'Grey' sector looks to black and white of hard evidence

July 6, 2001

A new institute aims to underpin social work with research - no easy task, says Terry Philpot.

Social work has shown a notorious resistance to look at the evidence for what it does. Some argue that it is an art; that it works with the unpredictable material of humanity; that it is geared to getting results and not to reflection; and that social workers are, as child welfare expert Olive Stevenson once wrote, "brokers in shades of grey".

This month, the £2 million Social Care Institute for Excellence opens. This younger sibling of the National Institute for Clinical Excellence aims to raise standards and iron out inconsistencies, review research, set up a database of good evidence-based methods and services and produce and disseminate best practice guidelines. Covering England and Wales, it will feed into the work of the emerging General Social Care Council, the Care Standards Commission and the performance-monitoring work of the Social Services Inspectorate.

At one level, social work can hardly complain. Some evidence-based initiatives have beavered away for years only to find social services generally impervious to their findings. Exeter University's Centre for Evidence-Based Social Services alone has held 163 dissemination conferences.

A CEBSS survey earlier this year found that only one in two managers and frontline staff believe that research informs day-to-day work. Brian Sheldon, CEBSS director, says only "a tiny proportion" could identify or describe evidence for what they did.

But sometimes evidence is not enough. It is 25 years since Jane Rowe and Lydia Lambert showed in Children Who Wait the deleterious effects of children waiting in care. That their findings have had so little impact probably has more to do with the chronic underfunding and organisational neglect of residential childcare than with any resistance to take to heart what was found.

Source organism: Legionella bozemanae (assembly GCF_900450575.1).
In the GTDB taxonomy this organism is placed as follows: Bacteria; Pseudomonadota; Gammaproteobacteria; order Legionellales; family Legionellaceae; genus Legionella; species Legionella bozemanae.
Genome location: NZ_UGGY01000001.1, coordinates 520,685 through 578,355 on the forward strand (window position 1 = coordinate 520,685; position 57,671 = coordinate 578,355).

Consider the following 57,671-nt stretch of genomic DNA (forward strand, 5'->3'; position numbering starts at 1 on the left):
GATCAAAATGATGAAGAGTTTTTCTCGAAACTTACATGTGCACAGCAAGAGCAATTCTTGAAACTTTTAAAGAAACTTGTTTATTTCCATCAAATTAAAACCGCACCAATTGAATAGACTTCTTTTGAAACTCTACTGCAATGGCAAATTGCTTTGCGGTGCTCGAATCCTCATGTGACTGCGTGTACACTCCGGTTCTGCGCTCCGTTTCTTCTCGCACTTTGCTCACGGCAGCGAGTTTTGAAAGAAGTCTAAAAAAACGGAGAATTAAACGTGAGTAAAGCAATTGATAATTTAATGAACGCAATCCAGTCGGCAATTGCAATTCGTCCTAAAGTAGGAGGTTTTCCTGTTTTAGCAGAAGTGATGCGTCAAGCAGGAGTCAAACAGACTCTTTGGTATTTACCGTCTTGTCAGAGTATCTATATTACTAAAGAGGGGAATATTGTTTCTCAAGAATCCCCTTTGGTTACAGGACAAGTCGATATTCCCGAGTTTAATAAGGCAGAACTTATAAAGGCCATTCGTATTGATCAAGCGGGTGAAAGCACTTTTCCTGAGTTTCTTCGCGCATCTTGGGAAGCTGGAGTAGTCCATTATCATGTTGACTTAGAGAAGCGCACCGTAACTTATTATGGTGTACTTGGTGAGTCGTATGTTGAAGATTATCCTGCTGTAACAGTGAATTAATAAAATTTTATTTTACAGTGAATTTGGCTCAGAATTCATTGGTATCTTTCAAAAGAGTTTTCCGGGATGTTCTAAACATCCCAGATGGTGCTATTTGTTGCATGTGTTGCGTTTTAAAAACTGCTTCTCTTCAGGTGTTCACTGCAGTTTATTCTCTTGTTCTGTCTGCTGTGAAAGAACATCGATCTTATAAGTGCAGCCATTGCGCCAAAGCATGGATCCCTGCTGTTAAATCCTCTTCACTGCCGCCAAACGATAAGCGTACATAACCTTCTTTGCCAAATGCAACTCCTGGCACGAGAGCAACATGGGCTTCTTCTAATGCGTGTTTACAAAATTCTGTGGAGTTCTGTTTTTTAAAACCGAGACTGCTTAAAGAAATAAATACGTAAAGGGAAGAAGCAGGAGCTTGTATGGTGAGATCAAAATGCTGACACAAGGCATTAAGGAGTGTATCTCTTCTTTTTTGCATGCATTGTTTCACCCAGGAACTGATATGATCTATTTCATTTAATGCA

Also, there is often agreement to disagree about what works. To that extent, social work is not a science. Take same-race adoption: how does SCIE hope to cut through the tangle of years of debate and value-based assertions? Social work employs a vast range of methods, including casework, crisis intervention and family therapy: will SCIE try to "prove" which "works" based on a performance-related utilitarianism that could easily become a hallmark?

SCIE also wants to find out what works for social work consumers - easier said than done. Ironically, given that social work accords almost iconic status to users' views and that "solutions" must be tailored to individuals, the user's voice is far weaker in social care than in medicine.

To tackle such problems, June Thorburn, dean of the School of Social Work at the University of East Anglia, has proposed forming time-limited working groups of people with different views to examine evidence, find areas of agreement and pinpoint where more research is needed.

Despite all the questions, SCIE has won general approval from academics, managers and practitioners. By focusing on the value of research to social work and creating a common vocabulary for academics and practitioners, it may yet prove to be one of the most useful, if least trumpeted, of the government's plethora of initiatives.

Terry Philpot is co-editor, with Chris Hanvey, of Practising Social Work , Routledge 1994.

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